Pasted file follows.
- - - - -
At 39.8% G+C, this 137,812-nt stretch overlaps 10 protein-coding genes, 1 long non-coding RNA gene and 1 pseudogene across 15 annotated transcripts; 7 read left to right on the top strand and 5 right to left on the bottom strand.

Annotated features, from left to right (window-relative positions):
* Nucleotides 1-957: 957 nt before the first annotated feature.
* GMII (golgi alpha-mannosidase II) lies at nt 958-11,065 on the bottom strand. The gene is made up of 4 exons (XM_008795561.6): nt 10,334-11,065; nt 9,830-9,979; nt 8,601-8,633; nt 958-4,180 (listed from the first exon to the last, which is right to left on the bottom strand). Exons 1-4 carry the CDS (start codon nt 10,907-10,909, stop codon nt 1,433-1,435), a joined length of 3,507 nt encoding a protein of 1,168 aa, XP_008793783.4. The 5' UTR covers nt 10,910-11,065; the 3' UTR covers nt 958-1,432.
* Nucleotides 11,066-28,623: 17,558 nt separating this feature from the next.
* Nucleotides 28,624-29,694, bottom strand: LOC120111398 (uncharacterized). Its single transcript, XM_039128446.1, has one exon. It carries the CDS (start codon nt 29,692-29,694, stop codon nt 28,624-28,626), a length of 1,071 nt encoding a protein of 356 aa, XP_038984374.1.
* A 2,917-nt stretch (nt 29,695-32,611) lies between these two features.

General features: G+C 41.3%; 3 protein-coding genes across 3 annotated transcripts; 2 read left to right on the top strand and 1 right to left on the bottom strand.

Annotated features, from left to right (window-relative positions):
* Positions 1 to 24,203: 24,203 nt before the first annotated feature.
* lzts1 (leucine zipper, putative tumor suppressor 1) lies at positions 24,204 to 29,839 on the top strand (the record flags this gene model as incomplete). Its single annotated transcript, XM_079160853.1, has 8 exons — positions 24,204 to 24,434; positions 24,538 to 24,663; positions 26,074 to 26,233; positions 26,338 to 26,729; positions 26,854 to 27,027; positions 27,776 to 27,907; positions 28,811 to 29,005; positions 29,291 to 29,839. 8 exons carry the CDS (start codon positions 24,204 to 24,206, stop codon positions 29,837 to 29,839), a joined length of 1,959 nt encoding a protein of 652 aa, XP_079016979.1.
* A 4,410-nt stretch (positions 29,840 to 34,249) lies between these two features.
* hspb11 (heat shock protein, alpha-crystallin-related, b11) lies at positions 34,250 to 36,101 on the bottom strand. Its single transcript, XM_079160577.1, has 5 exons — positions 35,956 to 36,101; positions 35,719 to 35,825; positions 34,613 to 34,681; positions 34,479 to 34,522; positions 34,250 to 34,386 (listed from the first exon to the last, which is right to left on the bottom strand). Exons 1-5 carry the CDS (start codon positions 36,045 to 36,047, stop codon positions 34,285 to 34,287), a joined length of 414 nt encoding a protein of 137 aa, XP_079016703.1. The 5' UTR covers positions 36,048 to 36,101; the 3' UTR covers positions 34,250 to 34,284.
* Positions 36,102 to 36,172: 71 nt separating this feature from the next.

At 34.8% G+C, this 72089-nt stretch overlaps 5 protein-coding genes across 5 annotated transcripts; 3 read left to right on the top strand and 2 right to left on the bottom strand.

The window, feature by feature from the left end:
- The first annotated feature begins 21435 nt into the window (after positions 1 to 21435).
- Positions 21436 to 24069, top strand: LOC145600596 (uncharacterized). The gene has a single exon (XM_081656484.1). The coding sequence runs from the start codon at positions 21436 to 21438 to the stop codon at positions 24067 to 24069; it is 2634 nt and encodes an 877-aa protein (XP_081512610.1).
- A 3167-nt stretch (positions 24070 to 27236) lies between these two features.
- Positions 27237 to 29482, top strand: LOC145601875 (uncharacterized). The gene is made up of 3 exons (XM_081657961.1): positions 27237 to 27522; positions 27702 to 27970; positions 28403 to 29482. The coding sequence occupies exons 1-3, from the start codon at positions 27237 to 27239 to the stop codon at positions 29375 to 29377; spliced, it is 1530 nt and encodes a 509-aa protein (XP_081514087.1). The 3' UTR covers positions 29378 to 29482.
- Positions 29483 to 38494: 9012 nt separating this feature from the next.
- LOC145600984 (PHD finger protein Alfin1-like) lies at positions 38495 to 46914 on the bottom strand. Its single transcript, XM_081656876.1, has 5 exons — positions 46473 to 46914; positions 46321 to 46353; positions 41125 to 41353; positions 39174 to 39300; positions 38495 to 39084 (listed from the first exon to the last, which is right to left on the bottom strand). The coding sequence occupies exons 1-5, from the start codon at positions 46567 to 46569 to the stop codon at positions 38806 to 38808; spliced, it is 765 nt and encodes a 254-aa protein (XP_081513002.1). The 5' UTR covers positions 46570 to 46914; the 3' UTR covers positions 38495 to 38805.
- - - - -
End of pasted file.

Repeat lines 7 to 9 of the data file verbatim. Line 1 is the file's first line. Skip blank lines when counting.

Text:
* A 2,917-nt stretch (nt 29,695-32,611) lies between these two features.

General features: G+C 41.3%; 3 protein-coding genes across 3 annotated transcripts; 2 read left to right on the top strand and 1 right to left on the bottom strand.

Annotated features, from left to right (window-relative positions):